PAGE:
First dogfight between two jets — Korean War Commemorative Silver Dollar Coin

Today, the Korean War Commemorative Silver Dollar Coin remembers the first jet airplane to jet airplane dogfight on November 8, 1950.

From the Washington, D.C. Evening Star newspaper of November 8, 1950:

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First Death Battle of Jets Won By U. S. at 600 Miles an Hour

By Leif Erickson, Associated Press War Correspondent

United States 5th Air Force Headquarters, Korea, Nov. 8.—

American pilots today won history’s first death battle of jet planes—fought at a breath taking 600-plus miles an hour.

A United States F-80 Shooting Star jet shot down one Russian MIG-15 in a five-minute battle. Another Communist jet was damaged badly.

Identity of the Communist pilot was not determined.

No American planes were damaged, headquarters said.

The battle was waged at 20,000 feet near Sinuiju in Northwest Korea—across the border from Red Manchuria.

Lt. Russell Brown, pilot of the Shooting Star which knocked down the MIG-15, said it exploded.

The fight involved four United States F-80s and five to seven MIG-15s, Maj. Gen. Earle E. Partridge, 5th Air Force commander said.

Maj. Evan G. Stephens, flight leader, said he chased the damaged Russian-made jet, but it escaped across the Manchurian border.

Lure Across Border Indicated.

Maj. Stephens said the Communist jets “seemed to want to get us across the border and gave no indication that they really wanted to fight on our side.” American planes are under strict orders to remain on the Korean side.

“We had been strafing gun positions at Sinuiju when the appearance of enemy aircraft was first reported by our air defense controllers,” said Maj. Stephens.

Lt. Brown was flying on his wing. A second element composed of Lt. Ralph N. Giel and 2nd Lt. Richard D. Escola, was several thousand feet below.

“When Brown and I reached 20,000 feet I sighted from eight to 12 MIG-15s about 30 miles south of the Yalu River,” Mr. Stephens said.

“Two of them were pulling up out of their dive and turning toward the river at exactly our altitude. I called to the rest of my flight to come on up—that we had two of them cornered.

Red’s Wing Tip Hit.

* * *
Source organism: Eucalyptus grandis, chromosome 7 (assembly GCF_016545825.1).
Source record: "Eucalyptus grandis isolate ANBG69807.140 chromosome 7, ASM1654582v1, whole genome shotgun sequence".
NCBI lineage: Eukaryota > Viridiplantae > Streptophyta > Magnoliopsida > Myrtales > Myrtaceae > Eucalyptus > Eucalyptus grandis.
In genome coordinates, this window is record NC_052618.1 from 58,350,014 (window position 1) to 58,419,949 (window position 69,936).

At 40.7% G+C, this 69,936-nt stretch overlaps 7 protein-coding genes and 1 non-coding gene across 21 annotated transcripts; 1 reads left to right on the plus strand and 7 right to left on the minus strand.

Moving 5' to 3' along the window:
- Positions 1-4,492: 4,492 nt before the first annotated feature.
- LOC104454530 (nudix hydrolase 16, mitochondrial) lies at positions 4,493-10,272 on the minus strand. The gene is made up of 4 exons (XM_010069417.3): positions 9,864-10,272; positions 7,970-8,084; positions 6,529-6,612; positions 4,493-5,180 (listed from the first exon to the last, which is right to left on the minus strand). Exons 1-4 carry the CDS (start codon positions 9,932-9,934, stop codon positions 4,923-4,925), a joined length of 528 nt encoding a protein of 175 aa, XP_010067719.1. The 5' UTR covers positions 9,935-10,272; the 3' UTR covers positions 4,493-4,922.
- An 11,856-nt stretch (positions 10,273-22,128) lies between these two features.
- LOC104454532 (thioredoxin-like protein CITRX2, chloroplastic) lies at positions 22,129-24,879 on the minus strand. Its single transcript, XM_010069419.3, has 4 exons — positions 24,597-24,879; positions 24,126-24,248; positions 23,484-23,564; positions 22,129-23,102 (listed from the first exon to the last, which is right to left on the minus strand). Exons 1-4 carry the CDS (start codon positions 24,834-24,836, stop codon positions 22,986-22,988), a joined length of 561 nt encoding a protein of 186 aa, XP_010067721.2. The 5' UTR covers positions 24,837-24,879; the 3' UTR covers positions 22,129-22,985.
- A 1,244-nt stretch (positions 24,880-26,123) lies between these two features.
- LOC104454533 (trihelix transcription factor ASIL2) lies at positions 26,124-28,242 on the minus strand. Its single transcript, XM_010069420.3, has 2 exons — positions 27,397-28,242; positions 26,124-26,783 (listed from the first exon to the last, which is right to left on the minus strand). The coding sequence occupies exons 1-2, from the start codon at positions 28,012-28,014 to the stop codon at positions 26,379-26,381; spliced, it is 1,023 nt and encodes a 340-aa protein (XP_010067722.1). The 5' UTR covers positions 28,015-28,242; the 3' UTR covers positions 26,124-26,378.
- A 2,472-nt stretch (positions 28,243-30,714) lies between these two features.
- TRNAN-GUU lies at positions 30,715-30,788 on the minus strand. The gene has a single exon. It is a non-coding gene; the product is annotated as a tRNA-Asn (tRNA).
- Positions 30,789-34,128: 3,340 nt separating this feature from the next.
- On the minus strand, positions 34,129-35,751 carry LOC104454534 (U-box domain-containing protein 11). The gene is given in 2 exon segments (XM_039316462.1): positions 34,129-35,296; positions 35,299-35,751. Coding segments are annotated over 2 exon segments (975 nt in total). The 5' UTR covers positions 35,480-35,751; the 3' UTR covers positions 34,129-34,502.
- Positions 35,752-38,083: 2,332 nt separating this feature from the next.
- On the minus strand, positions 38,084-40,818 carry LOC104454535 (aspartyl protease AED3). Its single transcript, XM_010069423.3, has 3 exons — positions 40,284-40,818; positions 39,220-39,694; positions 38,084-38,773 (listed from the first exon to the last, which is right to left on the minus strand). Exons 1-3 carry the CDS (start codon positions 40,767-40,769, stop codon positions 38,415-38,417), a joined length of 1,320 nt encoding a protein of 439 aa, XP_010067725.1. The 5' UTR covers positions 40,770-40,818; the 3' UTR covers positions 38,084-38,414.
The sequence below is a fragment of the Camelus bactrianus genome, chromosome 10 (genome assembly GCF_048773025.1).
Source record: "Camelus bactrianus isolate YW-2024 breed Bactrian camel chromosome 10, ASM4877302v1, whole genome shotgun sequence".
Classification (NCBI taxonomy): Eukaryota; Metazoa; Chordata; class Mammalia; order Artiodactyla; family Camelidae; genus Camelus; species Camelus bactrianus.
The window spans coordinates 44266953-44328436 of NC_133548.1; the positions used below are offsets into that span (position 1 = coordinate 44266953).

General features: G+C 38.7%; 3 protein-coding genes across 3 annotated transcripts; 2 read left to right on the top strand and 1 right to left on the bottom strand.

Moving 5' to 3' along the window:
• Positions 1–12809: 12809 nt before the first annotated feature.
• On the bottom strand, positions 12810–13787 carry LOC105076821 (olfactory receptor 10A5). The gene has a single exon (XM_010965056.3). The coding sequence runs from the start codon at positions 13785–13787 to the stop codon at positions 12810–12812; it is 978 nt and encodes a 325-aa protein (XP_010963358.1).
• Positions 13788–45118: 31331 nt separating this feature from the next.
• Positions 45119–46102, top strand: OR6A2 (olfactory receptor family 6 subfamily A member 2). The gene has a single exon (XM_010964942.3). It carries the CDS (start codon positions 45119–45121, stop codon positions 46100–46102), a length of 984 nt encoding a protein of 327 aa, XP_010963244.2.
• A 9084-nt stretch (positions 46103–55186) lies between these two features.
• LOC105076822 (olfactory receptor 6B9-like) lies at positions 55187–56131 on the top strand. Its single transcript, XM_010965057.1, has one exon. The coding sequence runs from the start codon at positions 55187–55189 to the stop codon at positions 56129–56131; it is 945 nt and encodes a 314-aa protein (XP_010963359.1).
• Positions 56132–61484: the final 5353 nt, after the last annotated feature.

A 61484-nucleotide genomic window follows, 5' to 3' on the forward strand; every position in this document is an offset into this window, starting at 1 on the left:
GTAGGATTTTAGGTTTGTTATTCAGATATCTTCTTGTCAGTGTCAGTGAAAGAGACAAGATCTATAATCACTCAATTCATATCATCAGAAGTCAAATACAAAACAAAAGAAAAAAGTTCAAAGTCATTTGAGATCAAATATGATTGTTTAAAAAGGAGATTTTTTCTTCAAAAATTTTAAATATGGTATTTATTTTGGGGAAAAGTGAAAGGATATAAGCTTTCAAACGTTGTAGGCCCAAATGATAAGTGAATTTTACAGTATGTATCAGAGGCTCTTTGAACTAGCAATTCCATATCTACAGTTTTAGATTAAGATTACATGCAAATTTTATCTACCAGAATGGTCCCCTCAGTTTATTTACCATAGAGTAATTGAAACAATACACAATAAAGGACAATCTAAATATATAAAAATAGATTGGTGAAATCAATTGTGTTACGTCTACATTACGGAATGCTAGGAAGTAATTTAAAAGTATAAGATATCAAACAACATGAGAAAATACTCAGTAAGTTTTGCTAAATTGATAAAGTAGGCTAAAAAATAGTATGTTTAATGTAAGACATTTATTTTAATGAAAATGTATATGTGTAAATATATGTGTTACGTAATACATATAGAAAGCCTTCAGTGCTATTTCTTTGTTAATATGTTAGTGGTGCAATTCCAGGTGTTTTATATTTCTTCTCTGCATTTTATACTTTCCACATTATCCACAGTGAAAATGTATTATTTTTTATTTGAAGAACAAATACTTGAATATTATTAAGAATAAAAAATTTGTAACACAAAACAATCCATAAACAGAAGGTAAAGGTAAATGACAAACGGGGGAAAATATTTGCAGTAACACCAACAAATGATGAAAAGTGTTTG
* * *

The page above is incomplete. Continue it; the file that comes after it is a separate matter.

“I turned into the first MIG but he was just out of effective range and was diving for the border, so I pulled the second MIG into my sight and fired. Debris flew off his wing tip and he went into a dive and got away across the border.”

Lt. Brown said the first MIG, which dived out of range of Maj. Stephens, was closer to him.

“I peeled off after him with full power in an almost vertical dive,” Lt. Brown said. “The MIG was diving at the same nearly vertical angle too. Both were doing more than 600 miles per hour.

“The MIG was not pulling away from me but I wasn’t closing the gap. I was at extreme effective firing range.

“After two or three seconds of my machine-gun fire digging into his engine section, I saw the engine area begin to smoke and then the engine exploded. The MIG pilot did not get out and the plane went into the ground.”

Crash Seen by Another.

Maj. Stephens said he saw Lt. Brown’s MIG explode and crash on the east bank of the Yalu.

Lt. Giel and Lt. Escola, at 20,000 feet, were giving Maj. Stephens and Lt. Brown top cover.

“I pulled up directly under one MIG-15 and got within about 300 feet,” Lt. Giel reported, “but we were almost on the border and he got across the Yalu River before I had a chance to fire on him.”

Lt. Escola, who did not get a chance to fire a shot, said, “A couple of MIG-15s turned into me twice so I turned into them but each time they dove across the border.”

None of the pilots saw any markings on the enemy planes.

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The Korean War Commemorative Silver Dollar Coin shows with a group of F-80 Shooting Star jets, circa 1950.

Korean War Commemorative Silver Dollar Coin

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